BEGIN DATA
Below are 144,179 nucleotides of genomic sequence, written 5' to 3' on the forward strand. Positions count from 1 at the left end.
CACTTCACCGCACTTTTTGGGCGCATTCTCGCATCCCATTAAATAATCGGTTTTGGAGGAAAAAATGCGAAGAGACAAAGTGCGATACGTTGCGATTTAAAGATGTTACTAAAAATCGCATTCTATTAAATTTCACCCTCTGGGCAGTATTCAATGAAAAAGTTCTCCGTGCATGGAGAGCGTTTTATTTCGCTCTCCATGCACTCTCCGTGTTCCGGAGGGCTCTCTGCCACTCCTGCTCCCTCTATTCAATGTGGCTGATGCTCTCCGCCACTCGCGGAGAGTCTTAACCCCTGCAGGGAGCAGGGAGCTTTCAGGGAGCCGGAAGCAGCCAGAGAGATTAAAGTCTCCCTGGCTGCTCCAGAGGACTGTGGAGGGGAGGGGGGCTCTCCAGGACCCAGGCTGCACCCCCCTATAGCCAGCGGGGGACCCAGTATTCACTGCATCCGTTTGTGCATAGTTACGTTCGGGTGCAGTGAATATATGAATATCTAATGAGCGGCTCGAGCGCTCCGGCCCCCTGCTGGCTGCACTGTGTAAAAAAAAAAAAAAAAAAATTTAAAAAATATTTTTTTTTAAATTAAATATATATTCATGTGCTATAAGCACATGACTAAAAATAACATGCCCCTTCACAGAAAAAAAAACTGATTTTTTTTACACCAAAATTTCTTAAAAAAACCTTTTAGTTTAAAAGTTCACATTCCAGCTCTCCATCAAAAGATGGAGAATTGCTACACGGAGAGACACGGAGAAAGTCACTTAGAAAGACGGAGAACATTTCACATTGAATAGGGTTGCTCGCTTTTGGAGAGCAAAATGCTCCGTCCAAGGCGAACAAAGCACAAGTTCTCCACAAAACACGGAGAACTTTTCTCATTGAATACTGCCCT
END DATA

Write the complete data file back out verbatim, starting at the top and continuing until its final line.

Below are 144,179 nucleotides of genomic sequence, written 5' to 3' on the forward strand. Positions count from 1 at the left end.
CACTTCACCGCACTTTTTGGGCGCATTCTCGCATCCCATTAAATAATCGGTTTTGGAGGAAAAAATGCGAAGAGACAAAGTGCGATACGTTGCGATTTAAAGATGTTACTAAAAATCGCATTCTATTAAATTTCACCCTCTGGGCAGTATTCAATGAAAAAGTTCTCCGTGCATGGAGAGCGTTTTATTTCGCTCTCCATGCACTCTCCGTGTTCCGGAGGGCTCTCTGCCACTCCTGCTCCCTCTATTCAATGTGGCTGATGCTCTCCGCCACTCGCGGAGAGTCTTAACCCCTGCAGGGAGCAGGGAGCTTTCAGGGAGCCGGAAGCAGCCAGAGAGATTAAAGTCTCCCTGGCTGCTCCAGAGGACTGTGGAGGGGAGGGGGGCTCTCCAGGACCCAGGCTGCACCCCCCTATAGCCAGCGGGGGACCCAGTATTCACTGCATCCGTTTGTGCATAGTTACGTTCGGGTGCAGTGAATATATGAATATCTAATGAGCGGCTCGAGCGCTCCGGCCCCCTGCTGGCTGCACTGTGTAAAAAAAAAAAAAAAAAAATTTAAAAAATATTTTTTTTTAAATTAAATATATATTCATGTGCTATAAGCACATGACTAAAAATAACATGCCCCTTCACAGAAAAAAAAACTGATTTTTTTTACACCAAAATTTCTTAAAAAAACCTTTTAGTTTAAAAGTTCACATTCCAGCTCTCCATCAAAAGATGGAGAATTGCTACACGGAGAGACACGGAGAAAGTCACTTAGAAAGACGGAGAACATTTCACATTGAATAGGGTTGCTCGCTTTTGGAGAGCAAAATGCTCCGTCCAAGGCGAACAAAGCACAAGTTCTCCACAAAACACGGAGAACTTTTCTCATTGAATACTGCCCT